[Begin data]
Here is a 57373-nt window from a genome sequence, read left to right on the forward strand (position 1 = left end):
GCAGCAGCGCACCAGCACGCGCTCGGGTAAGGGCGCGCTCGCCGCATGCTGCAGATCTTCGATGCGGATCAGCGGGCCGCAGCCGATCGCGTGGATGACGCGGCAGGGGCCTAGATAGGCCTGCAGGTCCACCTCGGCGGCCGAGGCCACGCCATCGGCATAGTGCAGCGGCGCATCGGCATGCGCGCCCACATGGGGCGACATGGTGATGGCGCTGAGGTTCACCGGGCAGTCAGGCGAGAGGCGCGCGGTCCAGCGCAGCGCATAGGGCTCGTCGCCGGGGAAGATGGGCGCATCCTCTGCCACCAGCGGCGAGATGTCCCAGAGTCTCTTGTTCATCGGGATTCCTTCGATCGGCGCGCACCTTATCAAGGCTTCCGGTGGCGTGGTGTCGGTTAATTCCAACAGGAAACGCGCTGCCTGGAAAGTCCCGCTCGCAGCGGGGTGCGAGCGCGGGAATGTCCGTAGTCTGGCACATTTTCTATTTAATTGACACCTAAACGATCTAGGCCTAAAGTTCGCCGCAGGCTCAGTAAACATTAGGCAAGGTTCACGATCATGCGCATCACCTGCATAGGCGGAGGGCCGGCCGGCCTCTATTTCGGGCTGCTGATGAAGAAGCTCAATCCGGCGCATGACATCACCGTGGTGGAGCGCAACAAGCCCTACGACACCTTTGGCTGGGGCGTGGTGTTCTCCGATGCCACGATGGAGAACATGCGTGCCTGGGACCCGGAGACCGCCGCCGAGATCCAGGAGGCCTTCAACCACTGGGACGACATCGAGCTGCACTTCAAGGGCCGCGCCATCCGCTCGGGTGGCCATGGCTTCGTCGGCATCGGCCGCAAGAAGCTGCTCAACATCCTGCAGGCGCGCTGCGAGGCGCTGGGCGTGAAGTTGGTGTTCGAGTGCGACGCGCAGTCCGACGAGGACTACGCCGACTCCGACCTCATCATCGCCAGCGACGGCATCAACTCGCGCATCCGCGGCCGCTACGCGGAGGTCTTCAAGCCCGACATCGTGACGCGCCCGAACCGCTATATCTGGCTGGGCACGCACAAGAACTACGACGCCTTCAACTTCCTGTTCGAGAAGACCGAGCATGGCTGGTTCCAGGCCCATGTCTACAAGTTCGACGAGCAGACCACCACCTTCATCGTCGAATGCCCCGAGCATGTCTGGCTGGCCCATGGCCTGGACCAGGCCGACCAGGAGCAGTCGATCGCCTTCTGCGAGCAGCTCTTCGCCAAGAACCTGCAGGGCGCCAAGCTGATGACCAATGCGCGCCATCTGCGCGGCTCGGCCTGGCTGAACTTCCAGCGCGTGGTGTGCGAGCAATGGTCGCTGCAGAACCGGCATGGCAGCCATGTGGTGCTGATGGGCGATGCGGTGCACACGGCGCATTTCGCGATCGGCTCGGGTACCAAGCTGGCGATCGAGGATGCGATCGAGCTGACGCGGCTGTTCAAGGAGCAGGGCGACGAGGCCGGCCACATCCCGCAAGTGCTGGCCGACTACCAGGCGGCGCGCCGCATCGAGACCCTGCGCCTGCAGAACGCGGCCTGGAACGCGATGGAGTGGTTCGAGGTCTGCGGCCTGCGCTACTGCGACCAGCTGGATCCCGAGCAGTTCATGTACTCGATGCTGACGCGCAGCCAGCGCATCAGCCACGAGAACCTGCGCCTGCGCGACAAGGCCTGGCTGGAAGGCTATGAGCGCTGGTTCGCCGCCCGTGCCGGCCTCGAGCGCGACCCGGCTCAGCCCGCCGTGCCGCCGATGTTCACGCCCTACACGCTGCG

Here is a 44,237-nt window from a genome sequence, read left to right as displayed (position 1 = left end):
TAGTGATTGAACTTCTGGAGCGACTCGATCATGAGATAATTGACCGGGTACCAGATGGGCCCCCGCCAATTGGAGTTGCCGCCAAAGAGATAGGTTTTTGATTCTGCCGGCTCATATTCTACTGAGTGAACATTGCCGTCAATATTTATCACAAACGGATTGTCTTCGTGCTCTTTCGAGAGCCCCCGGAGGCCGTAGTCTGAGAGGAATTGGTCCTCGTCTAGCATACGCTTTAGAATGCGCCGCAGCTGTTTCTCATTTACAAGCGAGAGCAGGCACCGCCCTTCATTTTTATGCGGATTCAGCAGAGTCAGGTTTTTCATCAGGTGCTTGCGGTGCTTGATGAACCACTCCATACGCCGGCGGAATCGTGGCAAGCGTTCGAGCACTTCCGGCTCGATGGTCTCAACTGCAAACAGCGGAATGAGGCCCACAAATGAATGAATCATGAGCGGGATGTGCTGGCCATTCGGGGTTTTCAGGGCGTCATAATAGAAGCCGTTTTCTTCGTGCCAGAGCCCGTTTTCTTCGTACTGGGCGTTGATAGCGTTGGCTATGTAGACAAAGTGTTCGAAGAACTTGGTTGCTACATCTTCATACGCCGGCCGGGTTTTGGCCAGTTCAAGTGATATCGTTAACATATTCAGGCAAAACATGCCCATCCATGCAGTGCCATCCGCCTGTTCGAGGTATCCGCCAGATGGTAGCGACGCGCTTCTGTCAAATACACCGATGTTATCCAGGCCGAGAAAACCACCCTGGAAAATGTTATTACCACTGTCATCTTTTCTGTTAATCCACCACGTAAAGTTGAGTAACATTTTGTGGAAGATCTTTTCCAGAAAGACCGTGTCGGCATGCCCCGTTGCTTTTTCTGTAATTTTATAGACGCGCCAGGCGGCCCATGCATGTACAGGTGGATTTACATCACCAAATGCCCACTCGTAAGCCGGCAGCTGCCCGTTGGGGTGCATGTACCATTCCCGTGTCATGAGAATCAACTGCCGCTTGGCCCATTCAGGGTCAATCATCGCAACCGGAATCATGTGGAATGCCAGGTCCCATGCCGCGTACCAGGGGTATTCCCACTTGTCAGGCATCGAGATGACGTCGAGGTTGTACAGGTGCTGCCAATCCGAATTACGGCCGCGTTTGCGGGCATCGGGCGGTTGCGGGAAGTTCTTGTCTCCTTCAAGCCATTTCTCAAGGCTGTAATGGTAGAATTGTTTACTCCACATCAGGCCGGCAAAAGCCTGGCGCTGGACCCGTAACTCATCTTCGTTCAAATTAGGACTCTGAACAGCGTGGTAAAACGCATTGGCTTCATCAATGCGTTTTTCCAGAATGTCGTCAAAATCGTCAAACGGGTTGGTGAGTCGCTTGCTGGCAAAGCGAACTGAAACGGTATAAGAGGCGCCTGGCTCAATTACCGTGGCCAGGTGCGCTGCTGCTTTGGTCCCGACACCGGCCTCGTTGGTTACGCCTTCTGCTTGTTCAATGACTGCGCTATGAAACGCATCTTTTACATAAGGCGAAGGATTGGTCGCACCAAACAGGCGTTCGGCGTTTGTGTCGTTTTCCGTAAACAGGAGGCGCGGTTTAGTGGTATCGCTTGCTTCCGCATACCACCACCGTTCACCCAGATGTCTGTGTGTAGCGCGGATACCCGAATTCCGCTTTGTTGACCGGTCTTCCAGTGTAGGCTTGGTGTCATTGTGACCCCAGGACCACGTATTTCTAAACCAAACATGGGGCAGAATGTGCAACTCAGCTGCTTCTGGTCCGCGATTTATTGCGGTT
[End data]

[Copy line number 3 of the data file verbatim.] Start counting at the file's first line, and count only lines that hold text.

Here is a 44,237-nt window from a genome sequence, read left to right as displayed (position 1 = left end):